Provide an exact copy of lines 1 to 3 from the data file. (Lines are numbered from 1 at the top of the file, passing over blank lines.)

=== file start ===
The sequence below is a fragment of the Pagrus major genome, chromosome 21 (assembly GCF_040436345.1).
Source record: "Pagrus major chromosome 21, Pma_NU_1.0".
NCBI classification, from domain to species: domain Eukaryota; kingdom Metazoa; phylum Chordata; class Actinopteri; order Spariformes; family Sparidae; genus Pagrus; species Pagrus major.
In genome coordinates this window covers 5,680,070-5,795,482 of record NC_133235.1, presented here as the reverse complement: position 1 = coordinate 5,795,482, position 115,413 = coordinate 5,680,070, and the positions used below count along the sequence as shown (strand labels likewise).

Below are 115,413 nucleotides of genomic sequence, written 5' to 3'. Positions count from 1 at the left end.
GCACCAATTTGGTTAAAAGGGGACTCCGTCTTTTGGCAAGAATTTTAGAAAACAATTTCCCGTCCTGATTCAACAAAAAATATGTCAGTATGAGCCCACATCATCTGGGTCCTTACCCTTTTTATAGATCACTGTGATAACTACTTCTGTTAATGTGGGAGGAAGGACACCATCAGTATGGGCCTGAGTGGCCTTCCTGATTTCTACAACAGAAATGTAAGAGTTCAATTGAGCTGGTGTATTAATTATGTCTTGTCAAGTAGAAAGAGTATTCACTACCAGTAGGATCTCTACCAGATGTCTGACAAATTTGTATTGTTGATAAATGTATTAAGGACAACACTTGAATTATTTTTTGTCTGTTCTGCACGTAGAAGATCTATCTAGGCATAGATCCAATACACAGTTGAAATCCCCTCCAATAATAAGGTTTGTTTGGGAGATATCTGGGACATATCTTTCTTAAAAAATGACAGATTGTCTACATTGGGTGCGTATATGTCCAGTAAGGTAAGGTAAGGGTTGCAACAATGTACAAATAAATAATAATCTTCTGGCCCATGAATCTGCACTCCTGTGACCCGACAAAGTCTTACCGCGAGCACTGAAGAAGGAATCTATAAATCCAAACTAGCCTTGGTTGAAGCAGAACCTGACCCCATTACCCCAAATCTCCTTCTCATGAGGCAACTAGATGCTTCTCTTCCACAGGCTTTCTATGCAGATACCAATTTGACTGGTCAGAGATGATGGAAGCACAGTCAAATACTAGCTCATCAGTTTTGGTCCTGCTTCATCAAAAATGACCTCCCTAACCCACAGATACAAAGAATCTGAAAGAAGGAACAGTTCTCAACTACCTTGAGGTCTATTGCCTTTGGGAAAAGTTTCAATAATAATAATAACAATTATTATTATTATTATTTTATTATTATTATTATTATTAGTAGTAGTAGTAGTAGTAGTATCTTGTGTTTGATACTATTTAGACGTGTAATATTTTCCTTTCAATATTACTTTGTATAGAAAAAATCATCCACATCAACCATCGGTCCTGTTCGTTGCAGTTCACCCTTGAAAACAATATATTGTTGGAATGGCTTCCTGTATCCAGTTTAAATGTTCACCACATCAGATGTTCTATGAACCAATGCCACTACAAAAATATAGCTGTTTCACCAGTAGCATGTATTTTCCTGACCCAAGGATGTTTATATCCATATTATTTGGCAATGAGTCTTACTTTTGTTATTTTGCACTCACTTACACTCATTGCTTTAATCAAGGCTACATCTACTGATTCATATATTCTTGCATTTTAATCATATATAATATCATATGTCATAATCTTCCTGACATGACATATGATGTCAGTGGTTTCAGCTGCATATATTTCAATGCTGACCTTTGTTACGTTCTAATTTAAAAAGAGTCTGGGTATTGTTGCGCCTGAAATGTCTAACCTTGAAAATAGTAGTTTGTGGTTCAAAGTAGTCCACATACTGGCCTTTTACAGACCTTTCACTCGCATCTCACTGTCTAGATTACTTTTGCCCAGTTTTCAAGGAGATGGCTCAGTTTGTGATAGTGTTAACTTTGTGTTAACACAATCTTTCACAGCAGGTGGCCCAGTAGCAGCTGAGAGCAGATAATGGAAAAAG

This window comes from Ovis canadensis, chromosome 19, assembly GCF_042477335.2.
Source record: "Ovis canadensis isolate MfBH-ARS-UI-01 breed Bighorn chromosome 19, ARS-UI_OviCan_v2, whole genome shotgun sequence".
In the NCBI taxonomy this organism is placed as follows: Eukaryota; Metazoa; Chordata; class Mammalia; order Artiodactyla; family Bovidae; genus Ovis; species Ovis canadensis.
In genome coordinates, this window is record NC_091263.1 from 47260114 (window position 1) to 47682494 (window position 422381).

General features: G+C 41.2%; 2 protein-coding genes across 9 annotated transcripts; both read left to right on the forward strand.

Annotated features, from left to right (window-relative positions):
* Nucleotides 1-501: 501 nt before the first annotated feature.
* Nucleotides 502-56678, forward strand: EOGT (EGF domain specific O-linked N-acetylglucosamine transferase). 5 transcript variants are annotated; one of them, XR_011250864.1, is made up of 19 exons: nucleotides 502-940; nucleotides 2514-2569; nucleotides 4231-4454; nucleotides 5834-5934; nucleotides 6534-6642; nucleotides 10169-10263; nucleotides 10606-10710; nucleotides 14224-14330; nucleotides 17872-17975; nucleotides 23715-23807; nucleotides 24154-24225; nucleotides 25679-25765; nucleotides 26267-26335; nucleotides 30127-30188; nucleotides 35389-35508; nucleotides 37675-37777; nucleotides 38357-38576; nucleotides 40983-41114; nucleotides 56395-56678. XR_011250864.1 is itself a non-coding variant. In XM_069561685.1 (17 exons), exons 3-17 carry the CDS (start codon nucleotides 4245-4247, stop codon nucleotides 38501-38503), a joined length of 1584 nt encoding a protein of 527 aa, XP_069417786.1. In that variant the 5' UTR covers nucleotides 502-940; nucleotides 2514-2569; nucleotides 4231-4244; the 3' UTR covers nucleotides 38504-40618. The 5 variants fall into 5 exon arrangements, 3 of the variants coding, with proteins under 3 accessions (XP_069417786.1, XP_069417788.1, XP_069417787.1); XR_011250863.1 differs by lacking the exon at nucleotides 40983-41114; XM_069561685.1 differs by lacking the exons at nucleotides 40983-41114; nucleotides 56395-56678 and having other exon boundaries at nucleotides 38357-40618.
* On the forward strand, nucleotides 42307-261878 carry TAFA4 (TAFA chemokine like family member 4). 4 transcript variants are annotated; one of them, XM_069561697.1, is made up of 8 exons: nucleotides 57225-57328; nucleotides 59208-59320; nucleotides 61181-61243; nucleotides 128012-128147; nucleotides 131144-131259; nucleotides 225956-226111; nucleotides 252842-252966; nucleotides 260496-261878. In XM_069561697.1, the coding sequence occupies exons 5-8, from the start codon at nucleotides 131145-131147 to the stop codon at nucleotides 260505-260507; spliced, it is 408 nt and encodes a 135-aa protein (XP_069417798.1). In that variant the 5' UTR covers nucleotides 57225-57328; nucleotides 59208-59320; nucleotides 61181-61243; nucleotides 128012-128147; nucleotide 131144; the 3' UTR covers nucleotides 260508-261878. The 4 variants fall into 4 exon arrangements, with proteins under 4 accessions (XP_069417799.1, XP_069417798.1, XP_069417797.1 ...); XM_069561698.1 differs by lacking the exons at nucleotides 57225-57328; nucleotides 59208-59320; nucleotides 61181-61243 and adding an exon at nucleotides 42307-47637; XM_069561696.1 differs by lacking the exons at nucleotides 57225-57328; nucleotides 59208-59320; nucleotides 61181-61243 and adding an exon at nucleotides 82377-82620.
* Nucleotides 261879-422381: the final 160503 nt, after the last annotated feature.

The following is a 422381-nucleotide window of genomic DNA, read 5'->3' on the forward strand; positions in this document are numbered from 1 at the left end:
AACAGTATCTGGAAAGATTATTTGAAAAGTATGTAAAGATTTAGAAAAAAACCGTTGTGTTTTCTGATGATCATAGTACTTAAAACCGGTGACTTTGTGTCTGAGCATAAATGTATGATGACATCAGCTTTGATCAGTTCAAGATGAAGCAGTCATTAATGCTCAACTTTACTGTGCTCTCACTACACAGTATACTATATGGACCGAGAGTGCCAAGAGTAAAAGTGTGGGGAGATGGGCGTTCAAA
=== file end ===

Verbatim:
The sequence below is a fragment of the Pagrus major genome, chromosome 21 (assembly GCF_040436345.1).
Source record: "Pagrus major chromosome 21, Pma_NU_1.0".
NCBI classification, from domain to species: domain Eukaryota; kingdom Metazoa; phylum Chordata; class Actinopteri; order Spariformes; family Sparidae; genus Pagrus; species Pagrus major.